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How to get an Invention
Patent and Patent Help
- Six Things to Know About Patents
- Patent Research & Referrals
- Learn About Prototyping
- Brutally Honest Review & Licensing Opportunities
- Ask Questions: email@example.com
When you begin thinking about your invention idea there is a lot you can and should do on your own. Searching the web and then checking Google Patents are fantastic first steps and they're free. But the next steps are expensive, such as making a formal prototype, filing for a non-provisional utility patent, buying tooling for manufacturing and paying for inventory. Professional help in confirming that your invention doesn't violate the patent rights of others and has a good chance of making a return on your investment is worth many times the cost.
Note: We're not lawyers and we don't give legal advice or handle patent filings or litigation. We're experienced inventors with a track record of success and work with the world's best patent researchers to find prior art and give practical advice on what to do with it. Our opinions will help you make good business decisions at a fraction of the cost of a full service law firm. For patent filings and non-infringement opinions that will have legal standing in a courtroom, we refer you to the patent attorneys and agents we work with ourselves.
First Things First
Patents don't cover ideas. They cover details, the details necessary to turn ideas into products that are manufactured, used and sold. Almost anything can get a patent if the patent claims cover details that are narrow and specific enough. What every inventor should want is a meaningful patent. A meaningful patent covers the lowest cost and/or best way to provide the invention's benefits to users; a meaningful patent covers details that competitors will want to copy.
Prior to building a prototype, if you have clear ideas on how the invention might function, we believe it's a good idea to file a provisional patent application (there are downsides to be aware of). Having a provisional in place enables you to claim "patent pending" and can make it less risky to perform market surveys. Because details are important we generally suggest that you file a non-provisional utility patent only after you've built a prototype of your invention rather than before. You'll learn a lot from the prototype and may end up filing an entirely new patent filled with new material. While much can be done by an inventor alone, at this stage it's time to get a patent agent or attorney involved. Complying with patent laws is complicated and mistakes at this stage can have devastating effects if your invention is successful and ends up being challenged in court.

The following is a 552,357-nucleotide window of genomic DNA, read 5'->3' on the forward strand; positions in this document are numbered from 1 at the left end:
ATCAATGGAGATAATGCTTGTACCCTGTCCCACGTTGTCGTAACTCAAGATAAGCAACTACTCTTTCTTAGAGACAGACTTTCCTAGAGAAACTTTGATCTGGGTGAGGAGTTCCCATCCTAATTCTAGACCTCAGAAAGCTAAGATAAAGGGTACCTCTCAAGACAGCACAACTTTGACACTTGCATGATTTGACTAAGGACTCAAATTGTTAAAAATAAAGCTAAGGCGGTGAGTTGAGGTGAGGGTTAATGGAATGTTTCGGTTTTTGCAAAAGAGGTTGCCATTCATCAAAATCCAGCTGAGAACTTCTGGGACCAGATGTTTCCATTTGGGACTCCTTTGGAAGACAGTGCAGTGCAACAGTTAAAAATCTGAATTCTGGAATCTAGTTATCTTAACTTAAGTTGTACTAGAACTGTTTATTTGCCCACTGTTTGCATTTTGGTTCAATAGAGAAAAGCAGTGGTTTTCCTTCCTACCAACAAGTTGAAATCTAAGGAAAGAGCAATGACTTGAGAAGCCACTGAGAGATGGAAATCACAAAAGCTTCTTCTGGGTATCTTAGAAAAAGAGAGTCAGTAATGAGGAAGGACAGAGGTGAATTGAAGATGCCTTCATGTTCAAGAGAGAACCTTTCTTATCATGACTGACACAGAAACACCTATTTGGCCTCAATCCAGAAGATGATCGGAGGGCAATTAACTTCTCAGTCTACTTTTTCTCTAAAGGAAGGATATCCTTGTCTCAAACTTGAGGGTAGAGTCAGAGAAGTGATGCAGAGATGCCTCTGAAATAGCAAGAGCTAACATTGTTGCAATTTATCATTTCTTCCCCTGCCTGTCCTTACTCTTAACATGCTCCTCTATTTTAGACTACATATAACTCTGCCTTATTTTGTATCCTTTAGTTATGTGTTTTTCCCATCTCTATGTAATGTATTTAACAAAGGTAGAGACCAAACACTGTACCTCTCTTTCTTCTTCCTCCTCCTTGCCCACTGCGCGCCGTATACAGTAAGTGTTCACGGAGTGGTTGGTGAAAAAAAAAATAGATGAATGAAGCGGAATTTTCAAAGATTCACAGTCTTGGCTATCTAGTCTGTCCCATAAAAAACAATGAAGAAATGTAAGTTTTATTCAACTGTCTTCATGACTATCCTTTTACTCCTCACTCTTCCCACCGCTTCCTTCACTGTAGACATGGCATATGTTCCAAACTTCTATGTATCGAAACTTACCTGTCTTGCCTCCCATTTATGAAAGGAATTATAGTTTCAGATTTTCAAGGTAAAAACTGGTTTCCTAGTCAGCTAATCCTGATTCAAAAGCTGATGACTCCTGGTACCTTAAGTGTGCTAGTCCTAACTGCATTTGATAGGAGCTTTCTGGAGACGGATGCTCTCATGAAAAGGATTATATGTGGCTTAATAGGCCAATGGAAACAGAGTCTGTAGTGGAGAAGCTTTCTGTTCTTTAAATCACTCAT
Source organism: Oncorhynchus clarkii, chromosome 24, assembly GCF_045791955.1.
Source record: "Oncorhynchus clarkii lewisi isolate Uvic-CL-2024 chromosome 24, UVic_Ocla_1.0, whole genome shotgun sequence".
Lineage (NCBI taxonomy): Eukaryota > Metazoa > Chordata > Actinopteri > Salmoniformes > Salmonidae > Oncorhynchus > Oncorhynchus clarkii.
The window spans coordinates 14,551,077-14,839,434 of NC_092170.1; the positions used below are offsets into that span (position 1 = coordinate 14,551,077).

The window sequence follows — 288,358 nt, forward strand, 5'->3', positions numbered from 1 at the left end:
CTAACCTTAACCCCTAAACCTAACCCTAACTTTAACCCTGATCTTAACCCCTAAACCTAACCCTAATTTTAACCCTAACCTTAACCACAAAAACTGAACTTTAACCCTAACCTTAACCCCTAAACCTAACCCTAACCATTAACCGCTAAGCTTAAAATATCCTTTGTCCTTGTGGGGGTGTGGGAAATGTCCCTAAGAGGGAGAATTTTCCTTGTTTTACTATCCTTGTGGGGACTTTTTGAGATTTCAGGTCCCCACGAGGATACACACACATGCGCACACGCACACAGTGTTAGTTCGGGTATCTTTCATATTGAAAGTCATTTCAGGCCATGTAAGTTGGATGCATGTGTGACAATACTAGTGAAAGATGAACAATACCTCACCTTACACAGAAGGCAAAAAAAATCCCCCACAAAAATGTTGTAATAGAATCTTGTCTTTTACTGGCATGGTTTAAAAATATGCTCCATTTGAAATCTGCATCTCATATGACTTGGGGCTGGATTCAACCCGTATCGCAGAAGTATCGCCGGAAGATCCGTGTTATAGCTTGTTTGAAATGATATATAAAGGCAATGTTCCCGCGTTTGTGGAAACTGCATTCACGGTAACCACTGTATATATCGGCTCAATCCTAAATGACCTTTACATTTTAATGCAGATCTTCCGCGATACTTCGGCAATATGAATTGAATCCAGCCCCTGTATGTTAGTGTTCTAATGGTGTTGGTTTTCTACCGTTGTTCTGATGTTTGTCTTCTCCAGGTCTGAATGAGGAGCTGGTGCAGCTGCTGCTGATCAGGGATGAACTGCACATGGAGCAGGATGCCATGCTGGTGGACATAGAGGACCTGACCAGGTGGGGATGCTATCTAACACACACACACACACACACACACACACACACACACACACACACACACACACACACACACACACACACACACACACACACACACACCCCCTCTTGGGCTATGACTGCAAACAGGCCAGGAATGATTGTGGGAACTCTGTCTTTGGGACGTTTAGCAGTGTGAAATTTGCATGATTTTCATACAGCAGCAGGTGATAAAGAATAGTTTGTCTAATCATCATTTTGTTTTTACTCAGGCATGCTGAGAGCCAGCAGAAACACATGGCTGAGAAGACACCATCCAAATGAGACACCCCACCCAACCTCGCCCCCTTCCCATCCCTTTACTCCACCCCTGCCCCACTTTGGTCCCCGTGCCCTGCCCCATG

But patent filing issues come later. At the beginning stage there are really just two questions an inventor needs to answer:
- Can I get a patent? (Patentability Opinion).
- Can I make and sell my invention without violating someone else's patent? (Right to Use Opinion)
If you or your lawyer/agent identifies patent claims that might "read" on your invention you will likely also want a Non-infringement Opinion (does your invention violate claims of a specific patent?) and possibly a Validity Opinion (is a patent you might violate validly issued?).